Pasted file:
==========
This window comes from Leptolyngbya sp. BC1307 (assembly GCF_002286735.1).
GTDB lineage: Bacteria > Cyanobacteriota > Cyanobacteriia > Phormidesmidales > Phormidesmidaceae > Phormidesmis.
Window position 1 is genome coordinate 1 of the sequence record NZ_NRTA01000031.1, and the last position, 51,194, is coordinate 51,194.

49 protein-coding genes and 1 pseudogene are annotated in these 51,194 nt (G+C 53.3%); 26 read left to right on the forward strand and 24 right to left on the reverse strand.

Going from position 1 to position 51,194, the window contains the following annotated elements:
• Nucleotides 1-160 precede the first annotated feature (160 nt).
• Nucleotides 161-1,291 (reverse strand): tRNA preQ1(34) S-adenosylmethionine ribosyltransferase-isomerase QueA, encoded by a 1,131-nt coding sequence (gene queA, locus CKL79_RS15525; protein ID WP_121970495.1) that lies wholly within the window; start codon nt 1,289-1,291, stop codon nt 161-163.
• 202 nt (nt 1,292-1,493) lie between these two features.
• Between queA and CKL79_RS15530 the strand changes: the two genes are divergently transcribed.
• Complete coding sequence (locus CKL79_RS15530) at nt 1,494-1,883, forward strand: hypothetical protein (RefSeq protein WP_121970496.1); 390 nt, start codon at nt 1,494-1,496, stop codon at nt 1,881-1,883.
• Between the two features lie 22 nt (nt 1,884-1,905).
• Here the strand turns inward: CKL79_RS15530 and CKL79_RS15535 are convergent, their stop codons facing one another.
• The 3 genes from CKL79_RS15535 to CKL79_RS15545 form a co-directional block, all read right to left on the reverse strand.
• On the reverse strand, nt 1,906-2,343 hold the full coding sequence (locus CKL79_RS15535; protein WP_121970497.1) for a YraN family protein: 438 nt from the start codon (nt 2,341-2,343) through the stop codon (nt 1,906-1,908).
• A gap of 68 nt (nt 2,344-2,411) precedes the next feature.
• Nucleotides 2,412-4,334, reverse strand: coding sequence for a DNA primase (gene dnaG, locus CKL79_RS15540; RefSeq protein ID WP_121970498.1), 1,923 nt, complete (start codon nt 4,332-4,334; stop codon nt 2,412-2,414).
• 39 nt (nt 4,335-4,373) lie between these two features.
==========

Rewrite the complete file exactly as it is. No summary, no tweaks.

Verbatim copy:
This window comes from Leptolyngbya sp. BC1307 (assembly GCF_002286735.1).
GTDB lineage: Bacteria > Cyanobacteriota > Cyanobacteriia > Phormidesmidales > Phormidesmidaceae > Phormidesmis.
Window position 1 is genome coordinate 1 of the sequence record NZ_NRTA01000031.1, and the last position, 51,194, is coordinate 51,194.

49 protein-coding genes and 1 pseudogene are annotated in these 51,194 nt (G+C 53.3%); 26 read left to right on the forward strand and 24 right to left on the reverse strand.

Going from position 1 to position 51,194, the window contains the following annotated elements:
• Nucleotides 1-160 precede the first annotated feature (160 nt).
• Nucleotides 161-1,291 (reverse strand): tRNA preQ1(34) S-adenosylmethionine ribosyltransferase-isomerase QueA, encoded by a 1,131-nt coding sequence (gene queA, locus CKL79_RS15525; protein ID WP_121970495.1) that lies wholly within the window; start codon nt 1,289-1,291, stop codon nt 161-163.
• 202 nt (nt 1,292-1,493) lie between these two features.
• Between queA and CKL79_RS15530 the strand changes: the two genes are divergently transcribed.
• Complete coding sequence (locus CKL79_RS15530) at nt 1,494-1,883, forward strand: hypothetical protein (RefSeq protein WP_121970496.1); 390 nt, start codon at nt 1,494-1,496, stop codon at nt 1,881-1,883.
• Between the two features lie 22 nt (nt 1,884-1,905).
• Here the strand turns inward: CKL79_RS15530 and CKL79_RS15535 are convergent, their stop codons facing one another.
• The 3 genes from CKL79_RS15535 to CKL79_RS15545 form a co-directional block, all read right to left on the reverse strand.
• On the reverse strand, nt 1,906-2,343 hold the full coding sequence (locus CKL79_RS15535; protein WP_121970497.1) for a YraN family protein: 438 nt from the start codon (nt 2,341-2,343) through the stop codon (nt 1,906-1,908).
• A gap of 68 nt (nt 2,344-2,411) precedes the next feature.
• Nucleotides 2,412-4,334, reverse strand: coding sequence for a DNA primase (gene dnaG, locus CKL79_RS15540; RefSeq protein ID WP_121970498.1), 1,923 nt, complete (start codon nt 4,332-4,334; stop codon nt 2,412-2,414).
• 39 nt (nt 4,335-4,373) lie between these two features.